I always liked history- the fashions, the intrigue, the twists and turns… but more as a hobby. I was and am involved with music quite a bit, now purely for my own pleasure, collecting and studying it. Before, I was also dj’ing. But I don’t think there was ever a question of how I want to grow professionally. It was art and design. If I could, I would love to study to be an architect. But it might be a bit late for that.
Where are you most creative? New York seems to retain a strong niche for creative diversity? How has your environment played a role with your work?
I try to be creative in many places. Years ago, New York supplied and triggered creativity. Today it’s a yuppie town. Or actually post-yuppie, considering the recession. So, yes, there is still hope for New York. I like nature and spend winters in the Alps. It gives me peace and helps [me] concentrate.
Growing up in Poland in the 60s and 70s I learned to take advantage of limits, even to enjoy them, as well as being able to create imagery from scratch, not just use existing images (photography, for example). That came from necessity, as Polish graphic/printing industry was poor and one had, at that time, a very limited access to the technological standards of the Western world or Japan. But these conditions forced designers/graphic artists to develop a different, independent and often more creative and still pertinent today vocabulary. (example: Fall 2006 CdG Men’s collection that used 4 of my father’s posters created in the 60s, 70s and 80s, for their shirts, jackets, etc…) Or maybe I never learned about the charms, powers and ease of photography when applied with graphics, therefore it was always natural to me to feel comfortable with my “home made” images.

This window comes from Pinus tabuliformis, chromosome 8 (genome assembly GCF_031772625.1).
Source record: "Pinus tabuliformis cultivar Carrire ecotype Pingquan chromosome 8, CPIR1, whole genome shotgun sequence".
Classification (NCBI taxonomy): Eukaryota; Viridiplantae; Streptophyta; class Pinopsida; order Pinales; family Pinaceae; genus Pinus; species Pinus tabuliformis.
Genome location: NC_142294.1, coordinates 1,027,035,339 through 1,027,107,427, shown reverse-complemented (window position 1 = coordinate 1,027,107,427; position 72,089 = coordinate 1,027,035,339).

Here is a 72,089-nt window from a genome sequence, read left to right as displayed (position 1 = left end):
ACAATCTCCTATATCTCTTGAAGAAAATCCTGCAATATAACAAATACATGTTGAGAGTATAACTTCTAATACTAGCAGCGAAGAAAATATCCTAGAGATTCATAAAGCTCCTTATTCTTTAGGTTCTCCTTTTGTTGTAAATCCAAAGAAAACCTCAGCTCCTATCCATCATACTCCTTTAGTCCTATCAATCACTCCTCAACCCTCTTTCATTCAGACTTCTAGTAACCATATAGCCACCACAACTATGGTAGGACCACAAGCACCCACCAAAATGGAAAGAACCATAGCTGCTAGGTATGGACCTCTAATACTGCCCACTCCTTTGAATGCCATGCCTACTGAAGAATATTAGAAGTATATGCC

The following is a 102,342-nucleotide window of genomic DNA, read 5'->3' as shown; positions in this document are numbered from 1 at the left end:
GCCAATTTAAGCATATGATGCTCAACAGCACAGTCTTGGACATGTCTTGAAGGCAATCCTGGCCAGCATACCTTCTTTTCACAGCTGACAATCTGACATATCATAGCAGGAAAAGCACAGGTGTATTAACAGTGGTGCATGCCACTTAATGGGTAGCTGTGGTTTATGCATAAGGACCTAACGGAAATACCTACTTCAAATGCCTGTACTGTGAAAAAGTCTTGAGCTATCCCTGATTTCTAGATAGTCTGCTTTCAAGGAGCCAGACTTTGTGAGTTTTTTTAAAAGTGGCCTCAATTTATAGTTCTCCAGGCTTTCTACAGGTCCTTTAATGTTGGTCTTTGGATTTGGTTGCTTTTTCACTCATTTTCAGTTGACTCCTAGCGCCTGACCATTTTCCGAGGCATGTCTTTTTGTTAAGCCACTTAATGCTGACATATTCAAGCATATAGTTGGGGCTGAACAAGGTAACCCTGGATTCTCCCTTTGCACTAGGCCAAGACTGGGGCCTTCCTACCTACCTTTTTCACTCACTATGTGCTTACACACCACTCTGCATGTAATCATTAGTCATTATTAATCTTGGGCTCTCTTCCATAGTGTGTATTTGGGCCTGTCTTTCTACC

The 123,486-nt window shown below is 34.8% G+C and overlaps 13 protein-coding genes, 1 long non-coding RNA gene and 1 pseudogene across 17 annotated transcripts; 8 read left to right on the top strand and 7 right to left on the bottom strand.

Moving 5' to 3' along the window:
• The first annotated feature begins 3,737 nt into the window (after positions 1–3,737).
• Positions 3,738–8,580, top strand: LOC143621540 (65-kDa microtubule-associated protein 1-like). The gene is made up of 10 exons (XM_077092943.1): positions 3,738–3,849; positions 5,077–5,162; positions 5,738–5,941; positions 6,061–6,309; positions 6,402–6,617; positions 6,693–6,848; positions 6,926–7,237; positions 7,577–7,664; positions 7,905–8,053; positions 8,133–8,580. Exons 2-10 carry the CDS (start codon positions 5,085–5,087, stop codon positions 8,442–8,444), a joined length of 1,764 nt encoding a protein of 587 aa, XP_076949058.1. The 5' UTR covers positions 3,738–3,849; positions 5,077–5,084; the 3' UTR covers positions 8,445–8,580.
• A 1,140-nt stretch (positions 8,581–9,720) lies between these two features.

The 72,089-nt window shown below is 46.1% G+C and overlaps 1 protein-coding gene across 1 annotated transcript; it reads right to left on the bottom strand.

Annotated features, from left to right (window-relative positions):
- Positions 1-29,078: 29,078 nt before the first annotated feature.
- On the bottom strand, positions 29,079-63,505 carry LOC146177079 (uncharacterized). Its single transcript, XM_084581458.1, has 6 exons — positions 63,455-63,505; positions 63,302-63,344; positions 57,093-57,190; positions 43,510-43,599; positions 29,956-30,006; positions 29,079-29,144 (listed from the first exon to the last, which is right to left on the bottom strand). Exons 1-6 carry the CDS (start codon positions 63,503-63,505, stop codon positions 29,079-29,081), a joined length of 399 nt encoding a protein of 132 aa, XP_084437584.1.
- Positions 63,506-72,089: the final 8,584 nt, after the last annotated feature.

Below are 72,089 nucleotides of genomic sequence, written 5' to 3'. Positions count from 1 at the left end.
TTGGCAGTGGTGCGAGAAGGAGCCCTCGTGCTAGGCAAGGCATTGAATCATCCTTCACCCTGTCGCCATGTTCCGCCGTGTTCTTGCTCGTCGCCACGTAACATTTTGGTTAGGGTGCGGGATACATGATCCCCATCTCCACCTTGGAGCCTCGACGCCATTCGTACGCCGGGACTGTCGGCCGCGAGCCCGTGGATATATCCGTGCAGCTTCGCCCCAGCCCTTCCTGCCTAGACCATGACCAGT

Your illustrations feel alive with their organic lines. What are your affections for hand drawn graphics versus digital/vector based images?
Generally I like imperfections and “accidents” that happen when work environment isn’t as controlled as with a computer. I still use an old analog black & white copy machine, with some color options, that prints them one at the time, kind of like offset printing.
Any last words?
Too early for last words. I’m not done yet.


Just one of those days…

Madlib - “What a Day”

The Pagent (2012) by Wes Lang  /  acrylic, india ink, colored pencil, and oilstick on paper
Gilda Ambrosio at Milan Fashion Week F/W 2014

I get the impression…

Nujabes - “tsurugi no mai”

Your blog is dopeeee. asked by sant4na

Thank you for the compliment!

Herta and Paul Amir Building  |  Tel Aviv Museum of Art  /  by Preston Scott Cohen, Inc.